||Background: Data on adverse drug reactions (ADRs) related to neuroleptics and benzodiazepines in sub-
Saharan Africa psychiatry setting are few indicating the need for psychotropic drugs safety surveillance in clinical
Objective: To determine profile of the drugs prescribed, incidence, type and risk factors associated with adverse
drug reactions (ADRs) among patients on neuroleptics and benzodiazepines.
Methods: Patients initiated on neuroleptics and/or benzodiazepines between March 2014 and September 2014
were evaluated in a prospective cohort analysis. Prospective study of active pharmacovigilance during six months
was performed. Each patient was followed for two months. The French method was used to determine the causality
Results: 86 inpatients or outpatients were enrolled. 65.12% experienced a side event (SE). Among them,
22.09% had insomnia, 17.44%, drowsiness; 5.81%, dyskinesia; 4.65%, an appetite increase and 4.65%, headaches.
The percentages of patients with 1, 2, 3, 4 and 5 side events were 39.28%, 41.07%, 8.92%, 7.14% and 3.57% of the
65.12% respectively. The average number of side events per patient was similar in hospitalized patients and in those
treated ambulatory (1.97 vs. 1.92). The causality assessment of the side events to the drugs prescribed to each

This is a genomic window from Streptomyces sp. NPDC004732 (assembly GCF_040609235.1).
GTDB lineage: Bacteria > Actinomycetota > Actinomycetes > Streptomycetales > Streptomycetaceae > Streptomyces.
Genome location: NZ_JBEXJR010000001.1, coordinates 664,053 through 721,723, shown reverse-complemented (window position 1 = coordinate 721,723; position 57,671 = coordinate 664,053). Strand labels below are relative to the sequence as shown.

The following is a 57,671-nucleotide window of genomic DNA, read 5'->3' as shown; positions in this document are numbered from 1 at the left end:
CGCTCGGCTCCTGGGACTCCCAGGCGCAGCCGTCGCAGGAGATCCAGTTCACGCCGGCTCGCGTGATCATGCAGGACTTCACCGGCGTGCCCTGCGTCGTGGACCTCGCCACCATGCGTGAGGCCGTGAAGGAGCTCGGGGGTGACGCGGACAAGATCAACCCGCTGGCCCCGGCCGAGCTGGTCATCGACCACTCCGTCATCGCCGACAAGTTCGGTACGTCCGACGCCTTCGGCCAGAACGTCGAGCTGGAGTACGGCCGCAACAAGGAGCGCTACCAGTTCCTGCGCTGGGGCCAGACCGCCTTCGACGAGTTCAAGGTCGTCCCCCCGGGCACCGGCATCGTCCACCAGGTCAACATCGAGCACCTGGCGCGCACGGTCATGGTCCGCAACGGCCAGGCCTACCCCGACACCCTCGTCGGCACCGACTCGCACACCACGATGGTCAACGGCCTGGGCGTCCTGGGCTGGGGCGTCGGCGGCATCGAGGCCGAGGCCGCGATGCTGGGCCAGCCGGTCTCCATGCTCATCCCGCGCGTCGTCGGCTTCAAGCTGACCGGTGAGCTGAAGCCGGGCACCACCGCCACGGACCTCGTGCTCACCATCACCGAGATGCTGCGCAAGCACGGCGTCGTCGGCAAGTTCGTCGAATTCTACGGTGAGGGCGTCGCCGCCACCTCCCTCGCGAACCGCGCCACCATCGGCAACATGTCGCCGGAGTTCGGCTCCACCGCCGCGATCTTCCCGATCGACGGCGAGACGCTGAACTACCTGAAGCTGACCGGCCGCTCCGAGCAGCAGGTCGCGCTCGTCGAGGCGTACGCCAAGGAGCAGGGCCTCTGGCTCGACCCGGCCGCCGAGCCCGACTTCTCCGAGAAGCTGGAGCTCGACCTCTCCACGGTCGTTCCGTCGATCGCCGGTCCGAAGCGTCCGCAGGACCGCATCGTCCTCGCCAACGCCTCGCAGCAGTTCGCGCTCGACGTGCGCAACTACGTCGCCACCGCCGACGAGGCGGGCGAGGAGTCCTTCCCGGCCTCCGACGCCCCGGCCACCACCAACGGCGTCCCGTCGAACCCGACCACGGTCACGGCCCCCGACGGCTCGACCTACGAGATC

patient is predominantly doubtful (52.29%). It is likely in 44.95%, very likely in only 1.83% of the cases and plausible
in 0.92% of the patients. All SEs occurred during the first month, most during the first week. The management of
adverse drugs reactions led to drug doses reduction only in 23% of the cases while responsible drugs were stopped
in 5.77% of the cases.
Conclusion: The relatively high frequency of typical antipsychotics of use and low daily dose of benzodiazepine
among our patients merit further investigation and systematic efficacy and safety monitoring. Typical antipsychotics
should be made more available and monotherapies should be encouraged. The pharmacovigilance should be
developed in the country by installing a National Center and by training health professionals.